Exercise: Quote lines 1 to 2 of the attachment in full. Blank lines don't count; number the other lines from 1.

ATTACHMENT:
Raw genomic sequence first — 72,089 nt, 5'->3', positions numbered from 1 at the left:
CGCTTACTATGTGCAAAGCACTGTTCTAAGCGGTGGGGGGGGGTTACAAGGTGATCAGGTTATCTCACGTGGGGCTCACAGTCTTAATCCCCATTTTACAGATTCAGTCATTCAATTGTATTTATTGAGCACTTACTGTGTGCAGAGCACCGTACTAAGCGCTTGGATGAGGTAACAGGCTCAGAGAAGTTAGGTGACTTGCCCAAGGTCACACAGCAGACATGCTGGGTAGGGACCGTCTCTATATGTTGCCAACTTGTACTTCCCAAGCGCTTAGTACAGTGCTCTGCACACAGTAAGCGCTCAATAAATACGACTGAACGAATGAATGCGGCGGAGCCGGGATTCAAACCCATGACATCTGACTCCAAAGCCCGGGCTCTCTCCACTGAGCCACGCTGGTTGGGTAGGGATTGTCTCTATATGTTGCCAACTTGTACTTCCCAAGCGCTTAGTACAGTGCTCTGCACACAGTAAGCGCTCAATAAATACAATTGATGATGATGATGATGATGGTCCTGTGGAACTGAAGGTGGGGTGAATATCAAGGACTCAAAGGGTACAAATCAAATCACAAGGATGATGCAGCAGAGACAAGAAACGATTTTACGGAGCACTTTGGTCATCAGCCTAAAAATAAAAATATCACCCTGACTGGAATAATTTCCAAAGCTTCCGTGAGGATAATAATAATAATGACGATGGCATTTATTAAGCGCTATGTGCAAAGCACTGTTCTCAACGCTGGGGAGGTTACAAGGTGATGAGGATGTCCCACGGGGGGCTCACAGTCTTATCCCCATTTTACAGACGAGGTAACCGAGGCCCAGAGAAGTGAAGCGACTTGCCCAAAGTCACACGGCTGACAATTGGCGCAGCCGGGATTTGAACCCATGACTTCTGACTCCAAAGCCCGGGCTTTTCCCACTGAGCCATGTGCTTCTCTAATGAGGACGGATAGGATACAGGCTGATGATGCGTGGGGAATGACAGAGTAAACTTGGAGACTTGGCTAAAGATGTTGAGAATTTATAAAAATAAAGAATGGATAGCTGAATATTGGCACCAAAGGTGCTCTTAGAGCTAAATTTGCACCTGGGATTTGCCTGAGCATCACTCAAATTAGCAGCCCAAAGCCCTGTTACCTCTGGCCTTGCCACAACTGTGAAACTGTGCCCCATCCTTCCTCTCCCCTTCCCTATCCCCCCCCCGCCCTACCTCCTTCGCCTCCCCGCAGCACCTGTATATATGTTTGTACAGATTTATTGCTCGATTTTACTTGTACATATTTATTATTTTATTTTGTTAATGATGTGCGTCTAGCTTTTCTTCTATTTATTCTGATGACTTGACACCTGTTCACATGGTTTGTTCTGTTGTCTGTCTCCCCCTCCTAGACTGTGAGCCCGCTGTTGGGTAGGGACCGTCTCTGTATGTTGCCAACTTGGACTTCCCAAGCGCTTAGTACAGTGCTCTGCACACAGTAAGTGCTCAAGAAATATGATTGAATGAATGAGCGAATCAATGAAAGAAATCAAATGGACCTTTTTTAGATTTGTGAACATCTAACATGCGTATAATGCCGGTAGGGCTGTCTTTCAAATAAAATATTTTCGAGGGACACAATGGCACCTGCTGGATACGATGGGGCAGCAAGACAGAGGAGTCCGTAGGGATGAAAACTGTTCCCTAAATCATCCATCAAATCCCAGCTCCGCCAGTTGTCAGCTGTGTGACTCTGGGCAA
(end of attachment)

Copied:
Raw genomic sequence first — 72,089 nt, 5'->3', positions numbered from 1 at the left:
CGCTTACTATGTGCAAAGCACTGTTCTAAGCGGTGGGGGGGGGTTACAAGGTGATCAGGTTATCTCACGTGGGGCTCACAGTCTTAATCCCCATTTTACAGATTCAGTCATTCAATTGTATTTATTGAGCACTTACTGTGTGCAGAGCACCGTACTAAGCGCTTGGATGAGGTAACAGGCTCAGAGAAGTTAGGTGACTTGCCCAAGGTCACACAGCAGACATGCTGGGTAGGGACCGTCTCTATATGTTGCCAACTTGTACTTCCCAAGCGCTTAGTACAGTGCTCTGCACACAGTAAGCGCTCAATAAATACGACTGAACGAATGAATGCGGCGGAGCCGGGATTCAAACCCATGACATCTGACTCCAAAGCCCGGGCTCTCTCCACTGAGCCACGCTGGTTGGGTAGGGATTGTCTCTATATGTTGCCAACTTGTACTTCCCAAGCGCTTAGTACAGTGCTCTGCACACAGTAAGCGCTCAATAAATACAATTGATGATGATGATGATGATGGTCCTGTGGAACTGAAGGTGGGGTGAATATCAAGGACTCAAAGGGTACAAATCAAATCACAAGGATGATGCAGCAGAGACAAGAAACGATTTTACGGAGCACTTTGGTCATCAGCCTAAAAATAAAAATATCACCCTGACTGGAATAATTTCCAAAGCTTCCGTGAGGATAATAATAATAATGACGATGGCATTTATTAAGCGCTATGTGCAAAGCACTGTTCTCAACGCTGGGGAGGTTACAAGGTGATGAGGATGTCCCACGGGGGGCTCACAGTCTTATCCCCATTTTACAGACGAGGTAACCGAGGCCCAGAGAAGTGAAGCGACTTGCCCAAAGTCACACGGCTGACAATTGGCGCAGCCGGGATTTGAACCCATGACTTCTGACTCCAAAGCCCGGGCTTTTCCCACTGAGCCATGTGCTTCTCTAATGAGGACGGATAGGATACAGGCTGATGATGCGTGGGGAATGACAGAGTAAACTTGGAGACTTGGCTAAAGATGTTGAGAATTTATAAAAATAAAGAATGGATAGCTGAATATTGGCACCAAAGGTGCTCTTAGAGCTAAATTTGCACCTGGGATTTGCCTGAGCATCACTCAAATTAGCAGCCCAAAGCCCTGTTACCTCTGGCCTTGCCACAACTGTGAAACTGTGCCCCATCCTTCCTCTCCCCTTCCCTATCCCCCCCCCGCCCTACCTCCTTCGCCTCCCCGCAGCACCTGTATATATGTTTGTACAGATTTATTGCTCGATTTTACTTGTACATATTTATTATTTTATTTTGTTAATGATGTGCGTCTAGCTTTTCTTCTATTTATTCTGATGACTTGACACCTGTTCACATGGTTTGTTCTGTTGTCTGTCTCCCCCTCCTAGACTGTGAGCCCGCTGTTGGGTAGGGACCGTCTCTGTATGTTGCCAACTTGGACTTCCCAAGCGCTTAGTACAGTGCTCTGCACACAGTAAGTGCTCAAGAAATATGATTGAATGAATGAGCGAATCAATGAAAGAAATCAAATGGACCTTTTTTAGATTTGTGAACATCTAACATGCGTATAATGCCGGTAGGGCTGTCTTTCAAATAAAATATTTTCGAGGGACACAATGGCACCTGCTGGATACGATGGGGCAGCAAGACAGAGGAGTCCGTAGGGATGAAAACTGTTCCCTAAATCATCCATCAAATCCCAGCTCCGCCAGTTGTCAGCTGTGTGACTCTGGGCAA